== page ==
Amazon’s chief of workplace safety will step down next month, according to an internal company memo obtained by The Seattle Times, marking the latest in a string of management changes at the tech giant as it rethinks how it treats its employees and customers.
Amazon senior officer in charge of worker health and safety is leaving the business in one month.
According to a statement sent to staff on Monday by John Felton, the chief of operations at Amazon, Heather MacDougall, who joined the business in 2019 from the Occupational Safety and Health Review Commission, will leave on October 7.
Felton stated in the note, which CNBC was able to witness, “After developing with us for over three years as a vital member of our leadership team, Heather has opted to pursue other possibilities beyond Amazon.” I want to express my gratitude for her numerous contributions and my best wishes for her future endeavours.
The resignation of MacDougall was verified by an Amazon official.
During a critical time, MacDougall handled the health and safety of Amazon’s 1.5 million+ global employees. Early in 2020, when Covid-19 spread quickly, forcing companies and office buildings to temporarily close, Amazon’s warehouse and delivery staff continued to come into work as demand from customers for quick delivery skyrocketed.
The company’s reaction to the coronavirus, according to employees, was inadequate in protecting them at work, and Amazon has come under intense scrutiny for the injury rates in its facilities. The corporation promotes speed over safety, which puts employees at a larger risk of harm than competitors, according to complaints from workers, labour organisations, and politicians. One key driver of the new organising surge at Amazon facilities is workplace safety concerns.
Reports of dangerous working conditions have been refuted by Amazon. The corporation established challenging objectives to lower injuries under MacDougall’s employment, including a target to reduce recordable event rates, an OSHA measurement encompassing injury and sickness, by half by 2025. Even as worker discontent grew more intense, Amazon pledged to become “Earth’s Best Employer” last year and added it to its list of corporate principles.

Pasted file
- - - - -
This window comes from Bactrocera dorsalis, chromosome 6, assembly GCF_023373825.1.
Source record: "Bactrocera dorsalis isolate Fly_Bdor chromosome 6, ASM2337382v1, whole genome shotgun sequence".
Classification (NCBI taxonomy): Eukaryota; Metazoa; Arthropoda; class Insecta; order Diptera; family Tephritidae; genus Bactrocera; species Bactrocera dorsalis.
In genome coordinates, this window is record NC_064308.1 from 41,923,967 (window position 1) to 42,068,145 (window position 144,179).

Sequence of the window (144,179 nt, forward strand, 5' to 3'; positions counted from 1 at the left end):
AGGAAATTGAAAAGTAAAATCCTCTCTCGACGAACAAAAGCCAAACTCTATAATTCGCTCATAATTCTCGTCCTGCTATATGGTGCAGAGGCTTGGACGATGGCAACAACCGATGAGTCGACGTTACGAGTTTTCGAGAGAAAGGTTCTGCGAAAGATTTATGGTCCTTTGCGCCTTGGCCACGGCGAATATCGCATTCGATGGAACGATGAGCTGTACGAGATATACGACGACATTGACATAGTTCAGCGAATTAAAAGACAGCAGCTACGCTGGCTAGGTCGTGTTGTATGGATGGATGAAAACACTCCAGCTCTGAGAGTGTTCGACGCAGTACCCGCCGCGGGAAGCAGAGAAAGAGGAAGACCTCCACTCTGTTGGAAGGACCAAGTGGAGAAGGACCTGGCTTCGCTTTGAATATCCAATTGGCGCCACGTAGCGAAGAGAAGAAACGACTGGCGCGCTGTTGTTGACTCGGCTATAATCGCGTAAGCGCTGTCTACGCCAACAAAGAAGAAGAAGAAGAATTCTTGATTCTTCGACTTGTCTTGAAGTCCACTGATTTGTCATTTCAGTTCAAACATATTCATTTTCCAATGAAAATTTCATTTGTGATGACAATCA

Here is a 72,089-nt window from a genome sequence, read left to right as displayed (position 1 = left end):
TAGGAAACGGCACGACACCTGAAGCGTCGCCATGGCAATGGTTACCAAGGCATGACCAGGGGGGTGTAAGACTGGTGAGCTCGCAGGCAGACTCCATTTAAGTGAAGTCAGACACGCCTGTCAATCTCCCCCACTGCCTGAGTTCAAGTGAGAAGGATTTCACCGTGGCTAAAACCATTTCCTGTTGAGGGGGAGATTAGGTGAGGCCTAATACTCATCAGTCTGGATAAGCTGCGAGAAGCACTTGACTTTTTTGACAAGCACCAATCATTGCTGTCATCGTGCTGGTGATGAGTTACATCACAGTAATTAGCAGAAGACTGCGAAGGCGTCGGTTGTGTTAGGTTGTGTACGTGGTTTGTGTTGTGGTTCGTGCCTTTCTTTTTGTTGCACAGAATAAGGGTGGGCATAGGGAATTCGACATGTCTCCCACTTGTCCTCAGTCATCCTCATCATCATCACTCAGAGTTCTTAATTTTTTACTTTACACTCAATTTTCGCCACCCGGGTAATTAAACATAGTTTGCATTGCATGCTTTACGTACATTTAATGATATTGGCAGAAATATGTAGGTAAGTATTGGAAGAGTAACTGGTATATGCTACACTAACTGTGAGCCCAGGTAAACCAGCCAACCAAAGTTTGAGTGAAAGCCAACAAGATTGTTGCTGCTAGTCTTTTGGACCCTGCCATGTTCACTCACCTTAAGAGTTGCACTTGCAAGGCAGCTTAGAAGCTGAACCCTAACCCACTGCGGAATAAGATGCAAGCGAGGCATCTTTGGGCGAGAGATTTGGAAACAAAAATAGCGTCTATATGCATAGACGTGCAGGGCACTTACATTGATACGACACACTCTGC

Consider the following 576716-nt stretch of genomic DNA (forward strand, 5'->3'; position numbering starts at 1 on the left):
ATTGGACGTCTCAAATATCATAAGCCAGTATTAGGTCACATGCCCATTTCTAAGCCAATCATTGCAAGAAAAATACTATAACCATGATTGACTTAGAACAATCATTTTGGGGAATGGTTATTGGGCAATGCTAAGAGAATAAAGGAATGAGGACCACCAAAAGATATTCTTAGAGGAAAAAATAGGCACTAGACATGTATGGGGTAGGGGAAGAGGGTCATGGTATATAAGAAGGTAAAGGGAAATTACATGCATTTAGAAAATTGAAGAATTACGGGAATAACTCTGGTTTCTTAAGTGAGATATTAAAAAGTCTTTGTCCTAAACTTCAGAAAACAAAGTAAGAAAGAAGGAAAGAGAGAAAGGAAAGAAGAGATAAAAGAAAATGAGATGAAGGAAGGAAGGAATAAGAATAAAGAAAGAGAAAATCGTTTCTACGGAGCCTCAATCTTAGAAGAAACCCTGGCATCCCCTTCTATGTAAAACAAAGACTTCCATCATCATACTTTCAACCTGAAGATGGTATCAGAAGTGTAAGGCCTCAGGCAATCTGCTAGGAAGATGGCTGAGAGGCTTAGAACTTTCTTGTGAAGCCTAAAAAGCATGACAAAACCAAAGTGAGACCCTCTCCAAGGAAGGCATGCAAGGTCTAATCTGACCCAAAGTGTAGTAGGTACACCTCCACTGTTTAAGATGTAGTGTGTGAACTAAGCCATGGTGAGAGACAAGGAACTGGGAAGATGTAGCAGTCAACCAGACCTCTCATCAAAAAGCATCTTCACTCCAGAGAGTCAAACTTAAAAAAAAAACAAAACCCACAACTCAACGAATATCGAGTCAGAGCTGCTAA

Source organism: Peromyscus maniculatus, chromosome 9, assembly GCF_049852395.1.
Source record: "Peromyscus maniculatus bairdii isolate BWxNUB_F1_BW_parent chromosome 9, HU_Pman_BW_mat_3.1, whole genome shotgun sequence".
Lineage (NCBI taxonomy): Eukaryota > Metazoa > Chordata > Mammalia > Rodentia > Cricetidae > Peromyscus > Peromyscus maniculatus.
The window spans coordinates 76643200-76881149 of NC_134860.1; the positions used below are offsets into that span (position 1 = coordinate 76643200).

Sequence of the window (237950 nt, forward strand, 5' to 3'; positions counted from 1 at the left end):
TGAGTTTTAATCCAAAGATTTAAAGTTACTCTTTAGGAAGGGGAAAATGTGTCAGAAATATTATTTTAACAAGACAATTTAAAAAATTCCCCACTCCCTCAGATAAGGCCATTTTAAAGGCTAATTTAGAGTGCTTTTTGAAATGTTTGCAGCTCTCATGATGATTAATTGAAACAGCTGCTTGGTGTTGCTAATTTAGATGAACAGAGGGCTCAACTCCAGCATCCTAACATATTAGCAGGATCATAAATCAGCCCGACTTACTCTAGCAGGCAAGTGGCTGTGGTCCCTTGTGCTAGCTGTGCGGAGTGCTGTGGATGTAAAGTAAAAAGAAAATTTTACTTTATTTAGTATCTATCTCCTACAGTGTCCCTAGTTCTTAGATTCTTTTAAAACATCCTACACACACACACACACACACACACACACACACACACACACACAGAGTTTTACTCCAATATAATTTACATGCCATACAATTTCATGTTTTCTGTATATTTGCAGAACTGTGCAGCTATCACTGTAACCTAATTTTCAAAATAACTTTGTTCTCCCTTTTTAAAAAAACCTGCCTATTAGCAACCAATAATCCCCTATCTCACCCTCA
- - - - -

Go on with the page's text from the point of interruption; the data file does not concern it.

Before joining Amazon, MacDougall oversaw for two years the OSHRC, a federal agency charged with looking into workplace health and safety issues between businesses and the Labor Department. In 2013, she was selected by the Obama administration to lead the organisation.
To improve Amazon’s reputation for safety, MacDougall also established relationships with prominent safety groups. Amazon and the National Safety Council established a cooperation in June 2021 with the goal of lowering the number of sprains and strains experienced by warehouse employees.
Becky Gansert, who now serves as vice president of global specialised fulfilment, will take up MacDougall’s position as head of global workplace health and safety. Gansert will also be in charge of Amazon’s learning and development departments, which are entrusted with “improving the everyday experience” of warehouse and delivery personnel, among other things.
Becky is particularly prepared to advance us with both safety and the entire associate experience, according to Felton, who noted that the two are goals that are intimately interwoven.